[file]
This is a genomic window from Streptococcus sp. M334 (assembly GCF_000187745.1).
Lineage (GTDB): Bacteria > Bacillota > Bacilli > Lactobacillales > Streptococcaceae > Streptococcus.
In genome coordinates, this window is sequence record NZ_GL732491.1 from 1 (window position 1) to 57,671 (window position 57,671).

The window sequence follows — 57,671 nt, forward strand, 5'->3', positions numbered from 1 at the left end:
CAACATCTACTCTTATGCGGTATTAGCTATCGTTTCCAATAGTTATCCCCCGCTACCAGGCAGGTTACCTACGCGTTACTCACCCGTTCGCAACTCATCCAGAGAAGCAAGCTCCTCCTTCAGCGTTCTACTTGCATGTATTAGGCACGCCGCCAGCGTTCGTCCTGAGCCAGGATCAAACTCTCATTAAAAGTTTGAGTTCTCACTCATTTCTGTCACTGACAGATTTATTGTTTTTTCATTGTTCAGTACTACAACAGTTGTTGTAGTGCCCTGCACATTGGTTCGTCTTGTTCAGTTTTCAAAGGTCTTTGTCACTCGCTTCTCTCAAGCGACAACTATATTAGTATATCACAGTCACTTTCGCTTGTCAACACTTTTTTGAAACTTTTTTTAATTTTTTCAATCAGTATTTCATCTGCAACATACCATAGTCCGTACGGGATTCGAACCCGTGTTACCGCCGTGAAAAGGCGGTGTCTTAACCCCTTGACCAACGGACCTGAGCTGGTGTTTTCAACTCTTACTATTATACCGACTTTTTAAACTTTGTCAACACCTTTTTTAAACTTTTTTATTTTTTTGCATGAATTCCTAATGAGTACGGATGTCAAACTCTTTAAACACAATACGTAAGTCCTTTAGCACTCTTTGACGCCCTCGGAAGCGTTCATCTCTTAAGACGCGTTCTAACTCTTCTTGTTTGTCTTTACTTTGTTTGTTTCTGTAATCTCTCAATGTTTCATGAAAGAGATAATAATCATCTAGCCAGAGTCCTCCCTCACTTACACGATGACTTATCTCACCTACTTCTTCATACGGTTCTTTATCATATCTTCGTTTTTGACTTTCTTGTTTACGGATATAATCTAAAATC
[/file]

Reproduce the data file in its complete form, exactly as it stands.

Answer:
This is a genomic window from Streptococcus sp. M334 (assembly GCF_000187745.1).
Lineage (GTDB): Bacteria > Bacillota > Bacilli > Lactobacillales > Streptococcaceae > Streptococcus.
In genome coordinates, this window is sequence record NZ_GL732491.1 from 1 (window position 1) to 57,671 (window position 57,671).

The window sequence follows — 57,671 nt, forward strand, 5'->3', positions numbered from 1 at the left end:
CAACATCTACTCTTATGCGGTATTAGCTATCGTTTCCAATAGTTATCCCCCGCTACCAGGCAGGTTACCTACGCGTTACTCACCCGTTCGCAACTCATCCAGAGAAGCAAGCTCCTCCTTCAGCGTTCTACTTGCATGTATTAGGCACGCCGCCAGCGTTCGTCCTGAGCCAGGATCAAACTCTCATTAAAAGTTTGAGTTCTCACTCATTTCTGTCACTGACAGATTTATTGTTTTTTCATTGTTCAGTACTACAACAGTTGTTGTAGTGCCCTGCACATTGGTTCGTCTTGTTCAGTTTTCAAAGGTCTTTGTCACTCGCTTCTCTCAAGCGACAACTATATTAGTATATCACAGTCACTTTCGCTTGTCAACACTTTTTTGAAACTTTTTTTAATTTTTTCAATCAGTATTTCATCTGCAACATACCATAGTCCGTACGGGATTCGAACCCGTGTTACCGCCGTGAAAAGGCGGTGTCTTAACCCCTTGACCAACGGACCTGAGCTGGTGTTTTCAACTCTTACTATTATACCGACTTTTTAAACTTTGTCAACACCTTTTTTAAACTTTTTTATTTTTTTGCATGAATTCCTAATGAGTACGGATGTCAAACTCTTTAAACACAATACGTAAGTCCTTTAGCACTCTTTGACGCCCTCGGAAGCGTTCATCTCTTAAGACGCGTTCTAACTCTTCTTGTTTGTCTTTACTTTGTTTGTTTCTGTAATCTCTCAATGTTTCATGAAAGAGATAATAATCATCTAGCCAGAGTCCTCCCTCACTTACACGATGACTTATCTCACCTACTTCTTCATACGGTTCTTTATCATATCTTCGTTTTTGACTTTCTTGTTTACGGATATAATCTAAAATC